A safe preschool means you know your child is safe both in the classroom and out on field trips. Here we discuss some of the steps your child’s preschool should be doing to keep them safe and to teach about safety both in and out of a classroom setting.
How To Maintain A Safe Preschool
Below are a few fun and creative ways preschool teachers can help build trust and ensure the safety of the little ones on- and off-campus.
Build Trust And Relationships
As a teacher, building relationships and trust within a classroom is vital in ensuring that same trust is felt outside of the classroom. There are many class activities that can help with this, such as a game where one child is blindfolded and led to a chair by another. This should be made fun and can often be done during circle time – rewards or recognition can be awarded to the children who take part.
Encourage Group Play
If you notice one or two children are always playing alone or don’t necessarily interact as much with the other children, talk to them and encourage occasional group play. The aim is not to change the child’s personality or to make them feel like who they are is wrong, but rather to make everyone feel that the group is always one cohesive team, even with different types of personalities within the classroom.
There are also other creative and fun ways to learn about safety. Art is a wonderful mechanism where kids can draw and paint about safety symbols they see around them in preschool as well as outside. Have them draw important road safety signs like the stop sign and general traffic indicator lights. Make sure they know what each light color means and that read means stop! General signs in and around the neighborhood may also be important, such as “look out for the dog”, a slippery road warning sign and “beware” construction signs. Your children should be familiar with these signs or what they look like in real life so that if you are on a field trip they will be able to spot potential dangers.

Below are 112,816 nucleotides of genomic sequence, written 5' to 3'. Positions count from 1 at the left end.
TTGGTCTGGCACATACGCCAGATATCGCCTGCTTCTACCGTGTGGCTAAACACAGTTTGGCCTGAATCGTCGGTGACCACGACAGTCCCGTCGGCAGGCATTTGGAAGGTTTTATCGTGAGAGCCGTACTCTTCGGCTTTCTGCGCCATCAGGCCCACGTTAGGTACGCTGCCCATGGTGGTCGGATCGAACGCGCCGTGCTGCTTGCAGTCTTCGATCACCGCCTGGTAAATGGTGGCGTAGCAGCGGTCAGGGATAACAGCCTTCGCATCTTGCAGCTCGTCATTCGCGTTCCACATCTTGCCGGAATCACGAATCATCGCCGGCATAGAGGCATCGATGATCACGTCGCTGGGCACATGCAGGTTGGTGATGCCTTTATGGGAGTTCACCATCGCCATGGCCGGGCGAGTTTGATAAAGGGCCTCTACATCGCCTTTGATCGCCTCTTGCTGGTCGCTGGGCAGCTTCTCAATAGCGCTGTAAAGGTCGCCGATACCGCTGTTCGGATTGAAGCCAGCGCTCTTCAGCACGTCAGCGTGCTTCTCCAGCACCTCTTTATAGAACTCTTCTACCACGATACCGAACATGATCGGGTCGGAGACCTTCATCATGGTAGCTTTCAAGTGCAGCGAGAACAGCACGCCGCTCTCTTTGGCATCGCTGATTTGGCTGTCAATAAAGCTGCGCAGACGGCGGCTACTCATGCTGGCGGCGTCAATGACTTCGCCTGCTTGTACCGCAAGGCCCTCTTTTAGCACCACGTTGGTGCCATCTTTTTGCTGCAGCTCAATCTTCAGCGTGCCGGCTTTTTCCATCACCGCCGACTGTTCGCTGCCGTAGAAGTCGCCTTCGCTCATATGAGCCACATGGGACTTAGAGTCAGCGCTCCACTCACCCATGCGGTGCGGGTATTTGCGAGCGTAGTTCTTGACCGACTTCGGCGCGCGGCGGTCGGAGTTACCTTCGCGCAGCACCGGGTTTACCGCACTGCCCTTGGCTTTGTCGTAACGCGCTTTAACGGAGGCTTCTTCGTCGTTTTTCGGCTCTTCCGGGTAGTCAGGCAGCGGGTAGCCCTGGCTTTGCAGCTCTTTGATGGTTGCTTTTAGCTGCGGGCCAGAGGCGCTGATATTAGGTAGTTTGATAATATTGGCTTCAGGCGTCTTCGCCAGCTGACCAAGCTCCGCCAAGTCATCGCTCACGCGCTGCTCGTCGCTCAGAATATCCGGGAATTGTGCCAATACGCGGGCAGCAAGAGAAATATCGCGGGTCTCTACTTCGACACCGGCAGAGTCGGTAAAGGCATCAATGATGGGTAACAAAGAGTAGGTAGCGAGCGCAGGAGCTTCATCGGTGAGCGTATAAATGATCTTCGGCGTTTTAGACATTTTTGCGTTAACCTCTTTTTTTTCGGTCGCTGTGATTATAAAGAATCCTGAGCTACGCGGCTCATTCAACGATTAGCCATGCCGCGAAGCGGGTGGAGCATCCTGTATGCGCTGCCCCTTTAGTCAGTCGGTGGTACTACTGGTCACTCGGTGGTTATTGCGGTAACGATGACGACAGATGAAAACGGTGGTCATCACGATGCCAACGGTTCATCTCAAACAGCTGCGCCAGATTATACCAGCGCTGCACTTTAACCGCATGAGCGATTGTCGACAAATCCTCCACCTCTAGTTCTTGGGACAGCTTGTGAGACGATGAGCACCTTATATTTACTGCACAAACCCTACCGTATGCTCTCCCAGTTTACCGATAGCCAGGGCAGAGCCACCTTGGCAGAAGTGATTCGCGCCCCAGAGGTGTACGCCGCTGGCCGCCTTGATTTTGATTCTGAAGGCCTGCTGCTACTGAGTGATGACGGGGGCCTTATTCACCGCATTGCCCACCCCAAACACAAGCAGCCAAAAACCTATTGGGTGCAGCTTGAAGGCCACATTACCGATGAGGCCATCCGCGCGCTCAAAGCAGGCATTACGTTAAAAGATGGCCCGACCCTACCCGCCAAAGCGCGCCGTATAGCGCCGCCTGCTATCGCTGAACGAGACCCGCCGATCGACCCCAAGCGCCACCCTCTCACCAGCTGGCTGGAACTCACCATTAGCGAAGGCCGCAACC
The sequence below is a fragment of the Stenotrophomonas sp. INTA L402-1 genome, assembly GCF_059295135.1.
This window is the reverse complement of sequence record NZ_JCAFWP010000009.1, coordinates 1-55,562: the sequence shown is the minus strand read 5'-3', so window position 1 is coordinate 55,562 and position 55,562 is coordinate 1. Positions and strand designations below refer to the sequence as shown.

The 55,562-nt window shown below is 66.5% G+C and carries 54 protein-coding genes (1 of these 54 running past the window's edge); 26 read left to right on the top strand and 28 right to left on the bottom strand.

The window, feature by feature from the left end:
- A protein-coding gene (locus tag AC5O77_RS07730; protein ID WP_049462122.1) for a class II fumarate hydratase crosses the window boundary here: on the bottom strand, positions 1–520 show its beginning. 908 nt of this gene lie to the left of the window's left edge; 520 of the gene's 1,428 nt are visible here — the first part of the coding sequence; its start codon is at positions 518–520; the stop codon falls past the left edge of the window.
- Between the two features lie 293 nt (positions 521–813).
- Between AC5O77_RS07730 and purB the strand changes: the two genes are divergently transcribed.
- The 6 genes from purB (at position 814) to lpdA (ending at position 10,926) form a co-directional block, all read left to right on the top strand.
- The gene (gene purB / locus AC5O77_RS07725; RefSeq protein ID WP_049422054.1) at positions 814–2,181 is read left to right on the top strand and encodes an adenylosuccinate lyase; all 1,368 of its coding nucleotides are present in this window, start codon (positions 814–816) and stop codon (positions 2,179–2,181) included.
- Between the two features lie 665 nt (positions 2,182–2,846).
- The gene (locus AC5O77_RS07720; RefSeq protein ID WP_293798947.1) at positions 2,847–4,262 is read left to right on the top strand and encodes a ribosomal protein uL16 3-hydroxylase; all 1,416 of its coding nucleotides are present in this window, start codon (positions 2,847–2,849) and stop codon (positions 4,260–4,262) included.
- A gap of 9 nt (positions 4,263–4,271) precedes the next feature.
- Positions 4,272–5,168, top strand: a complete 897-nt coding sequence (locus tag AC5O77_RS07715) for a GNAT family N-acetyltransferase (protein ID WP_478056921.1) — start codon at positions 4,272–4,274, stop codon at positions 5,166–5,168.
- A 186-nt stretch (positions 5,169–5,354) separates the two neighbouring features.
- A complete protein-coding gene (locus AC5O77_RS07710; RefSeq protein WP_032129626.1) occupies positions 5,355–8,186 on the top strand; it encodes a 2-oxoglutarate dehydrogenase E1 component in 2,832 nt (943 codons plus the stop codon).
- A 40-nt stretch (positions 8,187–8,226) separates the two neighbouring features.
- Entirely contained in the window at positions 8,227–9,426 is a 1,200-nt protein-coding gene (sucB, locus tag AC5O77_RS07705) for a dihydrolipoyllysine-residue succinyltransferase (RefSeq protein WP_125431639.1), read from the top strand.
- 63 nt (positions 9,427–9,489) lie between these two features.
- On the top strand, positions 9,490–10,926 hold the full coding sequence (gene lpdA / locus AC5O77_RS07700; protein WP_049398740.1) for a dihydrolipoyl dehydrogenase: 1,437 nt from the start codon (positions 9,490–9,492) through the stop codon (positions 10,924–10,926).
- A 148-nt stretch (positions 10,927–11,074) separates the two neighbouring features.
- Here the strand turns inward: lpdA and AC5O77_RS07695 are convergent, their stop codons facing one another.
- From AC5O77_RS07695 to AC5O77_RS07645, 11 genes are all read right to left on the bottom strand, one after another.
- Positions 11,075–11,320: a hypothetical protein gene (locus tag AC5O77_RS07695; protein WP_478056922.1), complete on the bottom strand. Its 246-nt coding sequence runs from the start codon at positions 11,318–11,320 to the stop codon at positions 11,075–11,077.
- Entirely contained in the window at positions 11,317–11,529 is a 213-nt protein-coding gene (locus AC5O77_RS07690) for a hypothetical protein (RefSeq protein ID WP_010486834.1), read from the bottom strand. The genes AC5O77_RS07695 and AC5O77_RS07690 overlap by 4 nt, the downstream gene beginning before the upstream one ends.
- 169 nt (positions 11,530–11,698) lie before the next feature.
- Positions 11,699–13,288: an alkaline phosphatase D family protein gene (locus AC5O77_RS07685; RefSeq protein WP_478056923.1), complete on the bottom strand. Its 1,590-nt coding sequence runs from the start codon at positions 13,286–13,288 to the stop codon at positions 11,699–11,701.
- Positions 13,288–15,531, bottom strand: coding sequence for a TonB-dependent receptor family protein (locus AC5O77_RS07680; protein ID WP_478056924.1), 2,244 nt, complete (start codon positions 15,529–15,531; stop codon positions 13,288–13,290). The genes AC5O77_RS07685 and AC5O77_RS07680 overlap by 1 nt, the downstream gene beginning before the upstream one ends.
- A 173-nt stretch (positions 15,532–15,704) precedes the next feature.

Incorporate Safety Drills
Have special and fun “drills” in the classroom where a mock outing is created. This can also be done in the playground or in a bigger classroom if your class is too small. Have the kids put up all their drawings about the safety signs and build a mock construction site or an open drain if possible (simply use a black cloth on the floor for this). Walk in a circle and have them point out any potential hazards and how to avoid them. This is also great for a “stranger danger” scenario.
Never Tolerate Bullying
Always remember that bullying should not be tolerated – any form of teasing, nastiness and hitting, that may make a child feel alone or that they don’t want to belong in the group, should be discouraged and attended to immediately. This can be very dangerous off-campus as a child may wander off alone to feel the need to be by themselves. Build a classroom of love, acceptance and appreciation.
Educate Kids About Safety Measures
Make your children aware about safety measures that are available to them, in the case of an emergency in class or out of the classroom. Familiarize them with the emergency number 911. Talk to them about when they can call the number, where, and why. It’s important however that they understand it as an emergency number only and should only be used if they themselves or a classmate or loved one is in trouble. Show them where the numbers are on the telephone. It is also a good idea to collaborate with the local police or fire departments – have someone come in and talk to the children about safety – make sure you tell them the age of the children, so they can make it age appropriate. A trip to the local fire station can also be a fun and educational trip.
A safe preschool is one of many ways to ensure that your child is safe. Whether you are a teacher or a parent, take note of these tips above and ensure that you’re either implementing them or you’re looking for a preschool that is.